When you arrive at Mott 32, you may be hard put to conceal the squeal of delight that threatens to break out. The bar area here is pretty darned cool, with a design incorporating custom wallpaper, ropes, chains and nets hanging from the ceiling for larger parties, with tables surrounding the room in front of the large bar. It’s fabulous for getting a handcrafted cocktail with top-shelf ingredients, or a tasty beer, like the Hitachino Nest espresso stout out of Japan, prior to dinner.
That awed feeling continues through to the dining room, where the dark woods and Chinese-inspired décor make it seem you might be stepping into the set of an old movie. It’s a feeling that’s helped along by black-and-white movies starring the celebrated actress and fashion icon Anna May Wong, playing on several screens around the room. Several windows allow a peek into the kitchen.
But Mott 32 is far from a glimpse into the past; it is an energetic spot that draws diners for its mix of traditional and modern Chinese cuisine. From appetizers to desserts, you may recognize the names of the dishes, but the flavors and textures may be more nuanced than you have experienced elsewhere. Take, for example, the lettuce cup, something ubiquitous on Chinese menus, but available here on baby gem lettuce with black truffle and almonds, suitable for vegans and meat eaters.
Dim sum selections include Shanghainese soup dumplings, perched on small, lovely silver baskets, filled with trendy Iberico pork. Crispy, sugar-coated baked buns are also filled with barbecue Iberico pork. It’s not necessary to choose between them; get both or choose pork and black truffle siu mai.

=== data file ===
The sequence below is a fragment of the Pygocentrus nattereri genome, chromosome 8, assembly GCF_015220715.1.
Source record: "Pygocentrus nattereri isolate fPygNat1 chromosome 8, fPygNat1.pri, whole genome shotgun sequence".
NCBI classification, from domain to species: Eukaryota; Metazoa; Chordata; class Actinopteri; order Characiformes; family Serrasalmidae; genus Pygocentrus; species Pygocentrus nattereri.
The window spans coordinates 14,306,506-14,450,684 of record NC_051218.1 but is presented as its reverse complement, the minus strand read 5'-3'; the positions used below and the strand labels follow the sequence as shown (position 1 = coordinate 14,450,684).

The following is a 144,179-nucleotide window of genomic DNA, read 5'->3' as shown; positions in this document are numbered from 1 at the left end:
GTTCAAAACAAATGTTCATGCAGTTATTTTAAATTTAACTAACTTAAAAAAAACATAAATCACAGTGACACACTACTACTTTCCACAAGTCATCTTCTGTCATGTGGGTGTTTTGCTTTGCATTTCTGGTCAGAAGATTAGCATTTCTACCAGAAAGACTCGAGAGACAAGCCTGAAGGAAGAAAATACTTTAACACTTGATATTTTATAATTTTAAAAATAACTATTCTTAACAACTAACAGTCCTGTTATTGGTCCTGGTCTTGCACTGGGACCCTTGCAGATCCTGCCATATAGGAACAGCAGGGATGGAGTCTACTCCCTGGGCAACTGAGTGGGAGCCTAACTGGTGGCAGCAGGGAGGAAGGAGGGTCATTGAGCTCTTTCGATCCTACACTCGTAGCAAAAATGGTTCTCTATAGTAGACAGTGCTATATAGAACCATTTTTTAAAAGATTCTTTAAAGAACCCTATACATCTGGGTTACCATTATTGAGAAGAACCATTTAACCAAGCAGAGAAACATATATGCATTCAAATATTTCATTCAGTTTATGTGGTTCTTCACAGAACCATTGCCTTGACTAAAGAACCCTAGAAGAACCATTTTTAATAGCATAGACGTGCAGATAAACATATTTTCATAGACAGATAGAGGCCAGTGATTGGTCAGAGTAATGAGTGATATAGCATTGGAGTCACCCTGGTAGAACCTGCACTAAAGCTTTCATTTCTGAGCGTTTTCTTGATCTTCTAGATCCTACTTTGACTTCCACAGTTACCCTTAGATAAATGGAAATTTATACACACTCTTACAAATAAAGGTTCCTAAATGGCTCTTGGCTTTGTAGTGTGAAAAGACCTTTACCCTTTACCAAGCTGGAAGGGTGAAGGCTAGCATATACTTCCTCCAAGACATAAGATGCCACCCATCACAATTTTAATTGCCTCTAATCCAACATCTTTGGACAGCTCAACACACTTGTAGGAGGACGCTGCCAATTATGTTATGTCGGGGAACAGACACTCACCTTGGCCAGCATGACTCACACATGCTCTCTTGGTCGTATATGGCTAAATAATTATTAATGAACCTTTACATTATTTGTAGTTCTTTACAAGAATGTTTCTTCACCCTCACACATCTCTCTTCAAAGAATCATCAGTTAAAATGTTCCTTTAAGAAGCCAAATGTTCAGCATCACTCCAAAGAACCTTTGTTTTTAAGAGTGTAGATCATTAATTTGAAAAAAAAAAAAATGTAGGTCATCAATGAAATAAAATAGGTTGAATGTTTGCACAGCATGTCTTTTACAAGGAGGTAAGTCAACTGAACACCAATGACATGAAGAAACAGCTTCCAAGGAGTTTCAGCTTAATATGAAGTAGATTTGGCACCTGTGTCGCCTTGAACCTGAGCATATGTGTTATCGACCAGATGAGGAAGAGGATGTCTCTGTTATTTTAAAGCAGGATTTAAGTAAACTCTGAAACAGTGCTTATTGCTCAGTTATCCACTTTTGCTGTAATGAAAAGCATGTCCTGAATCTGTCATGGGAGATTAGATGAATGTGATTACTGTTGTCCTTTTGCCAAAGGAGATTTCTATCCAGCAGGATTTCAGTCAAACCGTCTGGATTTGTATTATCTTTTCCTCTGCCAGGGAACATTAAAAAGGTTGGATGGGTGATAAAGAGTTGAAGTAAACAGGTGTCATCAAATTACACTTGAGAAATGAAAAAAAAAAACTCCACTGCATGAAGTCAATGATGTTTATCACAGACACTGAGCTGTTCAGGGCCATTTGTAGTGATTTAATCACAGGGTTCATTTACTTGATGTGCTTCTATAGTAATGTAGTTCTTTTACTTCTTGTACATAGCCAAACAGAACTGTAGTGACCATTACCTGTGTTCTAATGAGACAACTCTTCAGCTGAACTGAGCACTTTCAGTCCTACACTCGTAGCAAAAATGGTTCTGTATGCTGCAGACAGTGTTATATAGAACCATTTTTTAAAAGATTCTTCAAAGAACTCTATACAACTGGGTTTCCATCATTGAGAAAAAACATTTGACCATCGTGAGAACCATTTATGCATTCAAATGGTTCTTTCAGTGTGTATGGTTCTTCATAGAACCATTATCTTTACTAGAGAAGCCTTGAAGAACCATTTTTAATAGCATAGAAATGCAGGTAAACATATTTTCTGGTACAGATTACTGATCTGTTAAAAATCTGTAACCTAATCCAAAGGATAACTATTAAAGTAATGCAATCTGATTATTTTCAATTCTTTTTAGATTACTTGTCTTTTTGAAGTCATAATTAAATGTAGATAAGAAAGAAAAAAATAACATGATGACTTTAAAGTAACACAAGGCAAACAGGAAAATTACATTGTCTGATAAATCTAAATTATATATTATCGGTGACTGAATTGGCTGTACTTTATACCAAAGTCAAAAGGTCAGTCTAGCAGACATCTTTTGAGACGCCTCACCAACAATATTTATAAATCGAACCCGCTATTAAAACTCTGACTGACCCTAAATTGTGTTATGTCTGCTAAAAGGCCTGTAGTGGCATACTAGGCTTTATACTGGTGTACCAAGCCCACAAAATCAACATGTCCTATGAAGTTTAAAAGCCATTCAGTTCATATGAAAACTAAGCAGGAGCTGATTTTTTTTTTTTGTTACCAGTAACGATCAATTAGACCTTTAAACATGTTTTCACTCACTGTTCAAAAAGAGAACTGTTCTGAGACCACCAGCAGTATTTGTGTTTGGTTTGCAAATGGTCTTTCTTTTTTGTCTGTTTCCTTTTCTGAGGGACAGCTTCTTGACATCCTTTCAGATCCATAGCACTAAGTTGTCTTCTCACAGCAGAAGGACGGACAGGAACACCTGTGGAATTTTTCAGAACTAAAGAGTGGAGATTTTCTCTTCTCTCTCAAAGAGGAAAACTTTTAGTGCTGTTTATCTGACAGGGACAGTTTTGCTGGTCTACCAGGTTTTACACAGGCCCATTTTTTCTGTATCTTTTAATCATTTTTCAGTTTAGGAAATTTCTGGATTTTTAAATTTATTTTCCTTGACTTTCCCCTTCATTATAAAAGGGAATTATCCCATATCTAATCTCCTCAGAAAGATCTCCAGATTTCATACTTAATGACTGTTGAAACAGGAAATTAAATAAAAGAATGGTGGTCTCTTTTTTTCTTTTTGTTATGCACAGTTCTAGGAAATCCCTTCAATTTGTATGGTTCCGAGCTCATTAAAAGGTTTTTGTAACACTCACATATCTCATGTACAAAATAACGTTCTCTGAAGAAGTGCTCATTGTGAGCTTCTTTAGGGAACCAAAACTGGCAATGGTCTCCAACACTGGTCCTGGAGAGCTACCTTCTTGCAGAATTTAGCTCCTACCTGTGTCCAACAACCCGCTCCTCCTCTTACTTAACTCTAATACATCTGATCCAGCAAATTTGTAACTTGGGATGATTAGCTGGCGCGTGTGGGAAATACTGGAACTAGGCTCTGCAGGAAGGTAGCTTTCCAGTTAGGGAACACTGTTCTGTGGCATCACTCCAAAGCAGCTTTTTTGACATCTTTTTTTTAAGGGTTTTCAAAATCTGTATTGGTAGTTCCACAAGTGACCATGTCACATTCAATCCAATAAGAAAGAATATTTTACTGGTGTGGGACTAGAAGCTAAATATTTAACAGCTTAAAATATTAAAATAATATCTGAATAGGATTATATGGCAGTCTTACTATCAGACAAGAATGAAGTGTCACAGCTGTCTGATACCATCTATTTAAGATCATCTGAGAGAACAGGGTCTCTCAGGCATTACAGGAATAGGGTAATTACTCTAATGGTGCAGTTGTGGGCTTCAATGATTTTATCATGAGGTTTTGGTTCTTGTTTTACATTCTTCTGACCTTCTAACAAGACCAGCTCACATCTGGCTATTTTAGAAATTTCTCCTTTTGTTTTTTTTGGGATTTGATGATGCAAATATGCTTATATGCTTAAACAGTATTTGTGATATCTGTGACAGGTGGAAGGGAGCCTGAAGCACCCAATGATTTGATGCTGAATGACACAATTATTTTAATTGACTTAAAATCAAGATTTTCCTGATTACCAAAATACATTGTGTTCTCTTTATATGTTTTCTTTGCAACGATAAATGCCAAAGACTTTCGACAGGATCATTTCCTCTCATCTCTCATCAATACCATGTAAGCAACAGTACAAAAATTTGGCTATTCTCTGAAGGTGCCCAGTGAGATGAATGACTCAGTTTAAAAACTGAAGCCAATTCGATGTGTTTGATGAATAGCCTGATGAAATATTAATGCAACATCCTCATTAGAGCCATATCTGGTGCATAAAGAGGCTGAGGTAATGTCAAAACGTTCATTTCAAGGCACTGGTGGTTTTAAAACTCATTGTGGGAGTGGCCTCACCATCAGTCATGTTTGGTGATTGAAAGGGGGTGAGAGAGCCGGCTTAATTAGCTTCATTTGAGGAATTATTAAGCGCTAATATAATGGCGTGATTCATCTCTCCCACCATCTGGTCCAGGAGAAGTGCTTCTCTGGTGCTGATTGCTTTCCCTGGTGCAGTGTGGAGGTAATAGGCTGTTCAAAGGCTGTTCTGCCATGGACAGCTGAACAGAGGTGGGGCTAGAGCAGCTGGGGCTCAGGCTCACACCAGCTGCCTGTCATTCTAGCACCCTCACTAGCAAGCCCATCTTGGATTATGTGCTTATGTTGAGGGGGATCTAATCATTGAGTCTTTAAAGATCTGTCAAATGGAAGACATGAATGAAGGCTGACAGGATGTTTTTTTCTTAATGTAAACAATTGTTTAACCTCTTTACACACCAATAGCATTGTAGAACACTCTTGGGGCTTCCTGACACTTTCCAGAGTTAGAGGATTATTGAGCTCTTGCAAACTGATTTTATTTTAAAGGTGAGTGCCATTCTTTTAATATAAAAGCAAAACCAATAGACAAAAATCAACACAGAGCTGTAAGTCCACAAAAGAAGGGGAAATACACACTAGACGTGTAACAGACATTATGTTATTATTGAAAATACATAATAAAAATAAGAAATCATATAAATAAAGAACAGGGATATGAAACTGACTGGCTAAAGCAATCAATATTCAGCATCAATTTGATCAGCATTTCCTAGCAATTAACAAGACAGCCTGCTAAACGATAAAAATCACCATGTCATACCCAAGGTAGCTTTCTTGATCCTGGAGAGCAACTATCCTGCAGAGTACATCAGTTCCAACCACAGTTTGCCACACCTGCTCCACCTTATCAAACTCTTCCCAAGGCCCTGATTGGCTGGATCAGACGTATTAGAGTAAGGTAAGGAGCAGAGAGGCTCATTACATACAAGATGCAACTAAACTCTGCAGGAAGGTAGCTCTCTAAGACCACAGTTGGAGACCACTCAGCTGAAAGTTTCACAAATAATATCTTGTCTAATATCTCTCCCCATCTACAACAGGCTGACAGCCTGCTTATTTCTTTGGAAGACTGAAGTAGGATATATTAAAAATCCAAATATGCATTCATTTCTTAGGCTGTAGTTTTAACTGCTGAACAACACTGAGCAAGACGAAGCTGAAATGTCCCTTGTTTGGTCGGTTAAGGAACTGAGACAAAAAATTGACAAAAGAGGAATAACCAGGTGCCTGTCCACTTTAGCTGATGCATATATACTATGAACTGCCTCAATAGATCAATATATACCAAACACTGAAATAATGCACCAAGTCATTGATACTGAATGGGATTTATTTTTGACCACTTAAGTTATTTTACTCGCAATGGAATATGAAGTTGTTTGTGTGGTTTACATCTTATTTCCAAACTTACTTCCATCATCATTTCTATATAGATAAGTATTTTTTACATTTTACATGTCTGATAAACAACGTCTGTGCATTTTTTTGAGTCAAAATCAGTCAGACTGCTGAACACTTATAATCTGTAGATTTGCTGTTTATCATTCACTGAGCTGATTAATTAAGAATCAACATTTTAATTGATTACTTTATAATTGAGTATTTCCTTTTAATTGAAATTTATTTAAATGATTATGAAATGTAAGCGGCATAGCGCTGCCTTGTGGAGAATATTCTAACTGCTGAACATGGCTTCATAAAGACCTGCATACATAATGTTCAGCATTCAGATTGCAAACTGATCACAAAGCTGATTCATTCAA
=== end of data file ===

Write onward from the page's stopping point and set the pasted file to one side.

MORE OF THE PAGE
The duck here is a signature item and is found throughout the menu, including in applewood-roasted 42 Days Peking Duck “Signature Mott 32 Cut,” on a Peking-style spicy crispy duck rack and in a shredded duck salad. But if duck isn’t your thing, no worries, try Wok-fried Maine lobster; the signature smoked black cod, which is covered in a rich sauce that will have you repeatedly dipping just one more piece; or the Black Angus beef short rib.
Vegetarians and vegans can indulge in numerous offerings as well, from the aforementioned lettuce cups to stir-fried Shanghainese noodles with vegetables, a dish that elevates the typical chow mein. Braised eggplant also finds itself in that elevated status and is silky-smooth, without the overwhelming oiliness you might find in similar dishes.
Although it is tempting to skip dessert after such a fulfilling meal, that would be a travesty. The Double Boiled Imperial Bird’s Nest Soup, with rock sugar or apricot seed juice, will fulfill your dessert desires for at least a year. But if you want to go for something a little less high-powered, order the coconut ice cream with pomelo and grapefruit, with honeycomb all around the edges. Oh, so delicious.
The Palazzo, 702.607.3232
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